Australia is a world leader in rooftop solar installations: in recent years it has built new renewable energy infrastructure at a rate ten times faster than the global per-capita average. But while Australia rides a wave of renewables, its solar industry is facing a looming waste problem as first-generation solar panels near the end of their working life.
A mind-boggling 100,000 tonnes of used solar panels in Australia could be headed to landfill by 2035 unless budding solar recyclers step up to the challenge. What’s more, the projected surge in discarded solar panels will probably arrive sooner than expected, says Pablo Dias, a renewable energy engineer at the University of NSW. This is because the actual average lifetime of solar panels in Australia is around 15 to 20 years, not the usual 25 to 30 years that manufacturers guarantee.
“It’s crucial that Australia sets itself up today and not when the waste panels arrive,”
Pablo Dias, University of NSW
It’s not that they are lasting less than we expect them to, says Dias, but rather that solar panels are easily damaged during transport, installation or by hail storms, and people opt to replace older modules with higher-efficiency ones. Large solar farms built a decade ago and early rooftop solar units will soon be reaching the end of their working lives, too.
Lifetime models due to three primary reasons for decommissioning of PV modules in Australia. Credit: Estimating the Lifetime of Solar Photovoltaic Modules in Australia / mdpi
This means the next few years are crunch time for Australia’s solar industry – which is racing to work out how to recycle solar panels at scale from far-flung renewable energy projects located hundreds, if not thousands, of kilometres from the first city-based recycling facilities.
“It’s crucial that Australia sets itself up today and not when the waste panels arrive,” says Dias, who specialises in e-waste recycling. “If we need to wait for enough volume to ensure profitable business out of this, it will be too late.”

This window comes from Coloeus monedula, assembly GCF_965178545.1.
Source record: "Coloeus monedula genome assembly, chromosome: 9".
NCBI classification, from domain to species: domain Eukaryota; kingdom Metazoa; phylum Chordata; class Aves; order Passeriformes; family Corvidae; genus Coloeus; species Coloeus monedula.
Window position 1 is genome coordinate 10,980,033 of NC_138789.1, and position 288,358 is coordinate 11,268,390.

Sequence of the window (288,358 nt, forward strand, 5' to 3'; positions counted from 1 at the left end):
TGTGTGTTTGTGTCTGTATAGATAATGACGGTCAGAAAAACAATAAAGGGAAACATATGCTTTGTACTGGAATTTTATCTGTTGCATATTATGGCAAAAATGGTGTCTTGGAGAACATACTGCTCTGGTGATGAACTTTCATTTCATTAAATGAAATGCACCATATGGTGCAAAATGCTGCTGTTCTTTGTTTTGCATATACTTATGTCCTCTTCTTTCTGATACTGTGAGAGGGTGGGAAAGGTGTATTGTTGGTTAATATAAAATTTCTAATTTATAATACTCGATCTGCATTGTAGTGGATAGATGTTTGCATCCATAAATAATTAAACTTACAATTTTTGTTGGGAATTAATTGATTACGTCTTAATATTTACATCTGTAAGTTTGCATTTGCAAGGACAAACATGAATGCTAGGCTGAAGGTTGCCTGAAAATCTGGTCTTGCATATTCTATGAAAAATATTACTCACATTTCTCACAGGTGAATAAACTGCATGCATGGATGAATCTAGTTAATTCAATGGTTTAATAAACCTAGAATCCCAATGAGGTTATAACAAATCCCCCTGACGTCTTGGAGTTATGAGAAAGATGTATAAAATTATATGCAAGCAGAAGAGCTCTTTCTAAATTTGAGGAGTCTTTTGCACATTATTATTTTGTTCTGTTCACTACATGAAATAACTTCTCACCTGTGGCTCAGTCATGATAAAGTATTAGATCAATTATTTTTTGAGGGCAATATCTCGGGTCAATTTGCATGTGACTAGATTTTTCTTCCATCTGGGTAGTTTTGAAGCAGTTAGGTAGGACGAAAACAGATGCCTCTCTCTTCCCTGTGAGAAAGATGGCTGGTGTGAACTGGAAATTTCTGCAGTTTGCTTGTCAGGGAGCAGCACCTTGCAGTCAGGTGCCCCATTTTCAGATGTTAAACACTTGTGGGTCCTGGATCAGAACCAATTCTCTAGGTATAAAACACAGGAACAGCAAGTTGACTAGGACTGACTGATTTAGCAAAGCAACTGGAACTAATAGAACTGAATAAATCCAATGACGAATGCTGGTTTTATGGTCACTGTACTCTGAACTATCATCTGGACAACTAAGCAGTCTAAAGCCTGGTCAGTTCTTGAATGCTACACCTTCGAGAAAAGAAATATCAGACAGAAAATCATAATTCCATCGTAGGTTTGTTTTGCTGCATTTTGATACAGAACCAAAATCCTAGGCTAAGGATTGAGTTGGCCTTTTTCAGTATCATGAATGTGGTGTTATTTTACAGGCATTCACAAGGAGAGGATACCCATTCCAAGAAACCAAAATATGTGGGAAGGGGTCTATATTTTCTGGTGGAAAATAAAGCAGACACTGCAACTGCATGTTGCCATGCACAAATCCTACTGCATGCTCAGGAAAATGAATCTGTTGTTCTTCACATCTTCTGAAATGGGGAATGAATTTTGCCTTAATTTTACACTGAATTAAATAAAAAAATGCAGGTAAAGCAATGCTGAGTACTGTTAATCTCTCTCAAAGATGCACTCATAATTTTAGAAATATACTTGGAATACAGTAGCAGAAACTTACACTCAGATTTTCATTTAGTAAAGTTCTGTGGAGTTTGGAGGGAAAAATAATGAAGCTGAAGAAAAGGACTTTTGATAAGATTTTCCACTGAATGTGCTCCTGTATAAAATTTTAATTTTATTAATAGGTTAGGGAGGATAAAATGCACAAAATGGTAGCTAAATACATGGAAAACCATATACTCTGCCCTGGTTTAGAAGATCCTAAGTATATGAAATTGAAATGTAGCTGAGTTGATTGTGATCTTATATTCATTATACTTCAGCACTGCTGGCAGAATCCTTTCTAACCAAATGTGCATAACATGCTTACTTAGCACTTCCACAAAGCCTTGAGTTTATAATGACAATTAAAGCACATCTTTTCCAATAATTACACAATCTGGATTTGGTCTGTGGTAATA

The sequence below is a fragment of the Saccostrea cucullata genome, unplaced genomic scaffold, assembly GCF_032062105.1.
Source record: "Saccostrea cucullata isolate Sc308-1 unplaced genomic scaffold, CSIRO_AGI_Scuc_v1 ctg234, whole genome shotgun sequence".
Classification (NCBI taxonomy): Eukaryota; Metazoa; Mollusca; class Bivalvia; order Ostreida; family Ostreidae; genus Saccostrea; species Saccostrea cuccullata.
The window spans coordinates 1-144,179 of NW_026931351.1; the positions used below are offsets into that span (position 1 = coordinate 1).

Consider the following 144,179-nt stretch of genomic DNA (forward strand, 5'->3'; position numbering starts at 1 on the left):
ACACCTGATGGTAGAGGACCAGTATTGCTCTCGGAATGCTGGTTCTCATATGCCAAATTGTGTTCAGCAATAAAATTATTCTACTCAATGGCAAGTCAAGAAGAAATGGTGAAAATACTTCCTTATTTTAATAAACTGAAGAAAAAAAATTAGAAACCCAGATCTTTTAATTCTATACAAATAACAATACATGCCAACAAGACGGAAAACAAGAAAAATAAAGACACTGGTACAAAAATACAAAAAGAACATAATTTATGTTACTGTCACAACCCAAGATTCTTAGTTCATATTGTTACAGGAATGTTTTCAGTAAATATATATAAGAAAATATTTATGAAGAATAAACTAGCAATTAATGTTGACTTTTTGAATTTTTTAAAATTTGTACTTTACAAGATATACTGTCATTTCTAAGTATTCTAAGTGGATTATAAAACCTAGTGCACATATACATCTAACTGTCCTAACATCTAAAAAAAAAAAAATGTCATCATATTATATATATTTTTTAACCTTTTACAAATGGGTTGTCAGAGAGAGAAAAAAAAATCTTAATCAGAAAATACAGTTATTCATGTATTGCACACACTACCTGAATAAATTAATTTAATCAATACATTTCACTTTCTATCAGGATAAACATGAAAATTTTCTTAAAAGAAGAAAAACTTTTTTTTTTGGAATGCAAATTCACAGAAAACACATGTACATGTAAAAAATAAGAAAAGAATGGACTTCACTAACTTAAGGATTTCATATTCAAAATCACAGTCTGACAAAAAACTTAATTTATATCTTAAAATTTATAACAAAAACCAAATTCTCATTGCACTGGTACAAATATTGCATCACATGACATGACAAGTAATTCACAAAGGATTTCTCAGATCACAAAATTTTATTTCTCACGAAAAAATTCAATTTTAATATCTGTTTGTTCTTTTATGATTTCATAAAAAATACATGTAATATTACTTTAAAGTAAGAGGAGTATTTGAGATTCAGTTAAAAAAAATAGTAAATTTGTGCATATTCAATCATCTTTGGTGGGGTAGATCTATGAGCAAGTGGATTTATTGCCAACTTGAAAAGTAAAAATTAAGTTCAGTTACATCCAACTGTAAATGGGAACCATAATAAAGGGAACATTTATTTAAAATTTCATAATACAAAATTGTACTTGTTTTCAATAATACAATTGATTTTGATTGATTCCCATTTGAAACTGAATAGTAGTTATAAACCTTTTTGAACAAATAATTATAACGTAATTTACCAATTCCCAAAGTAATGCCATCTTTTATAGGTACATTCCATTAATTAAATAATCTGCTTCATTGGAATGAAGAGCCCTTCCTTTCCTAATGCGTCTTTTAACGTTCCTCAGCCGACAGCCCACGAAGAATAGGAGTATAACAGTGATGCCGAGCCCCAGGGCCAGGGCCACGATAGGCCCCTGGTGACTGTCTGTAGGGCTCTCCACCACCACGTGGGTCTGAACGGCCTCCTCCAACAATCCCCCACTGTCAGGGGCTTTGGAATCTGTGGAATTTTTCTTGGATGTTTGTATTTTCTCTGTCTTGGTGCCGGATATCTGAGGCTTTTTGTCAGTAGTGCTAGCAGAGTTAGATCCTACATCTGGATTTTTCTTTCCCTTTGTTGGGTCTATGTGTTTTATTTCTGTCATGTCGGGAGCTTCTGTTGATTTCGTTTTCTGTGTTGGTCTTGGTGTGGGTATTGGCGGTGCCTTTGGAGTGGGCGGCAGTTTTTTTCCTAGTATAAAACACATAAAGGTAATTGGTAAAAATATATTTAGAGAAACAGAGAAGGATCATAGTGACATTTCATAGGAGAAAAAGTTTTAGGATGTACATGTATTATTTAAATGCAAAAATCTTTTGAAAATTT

Realising the value
Solar panel recycling companies are popping up all around the country. Although some businesses remain tight-lipped about their patented solar recycling technologies, the value that lies in discarded solar panels is plain to see, albeit hard to get to.
In crystalline solar panels, which dominate the solar industry, light-absorbing solar cells containing silver, copper, high-purity silicon and small amounts of hazardous lead are sandwiched between a front glass panel and a plastic backsheet, and wedged into a recyclable aluminium frame.
Sorting through recycled materials is a costly exercise, though, so recyclers are vying to develop processes to shred, crush or pull apart solar panels and cleanly separate out the component materials.
The purchase of recycling machinery for Australia’s first solar panels recycling facility, Lotus Energy Recycling Plant, 2020. Credit: Lotus Energy
The solar cell metals are the most valuable components, but just a tiny fraction of the whole panel. Recovering them could yield huge energy savings and environmental benefits, though, because for every kilogram of metal recycled, one less kilogram needs to be mined anew. Same goes for glass and aluminium production.
“This is a hard nut we have to crack,” says Clive Fleming, director of Reclaim PV Recycling, one of several solar panel recycling companies in Australia that have stepped up their operations in recent months.
“This was at a time …….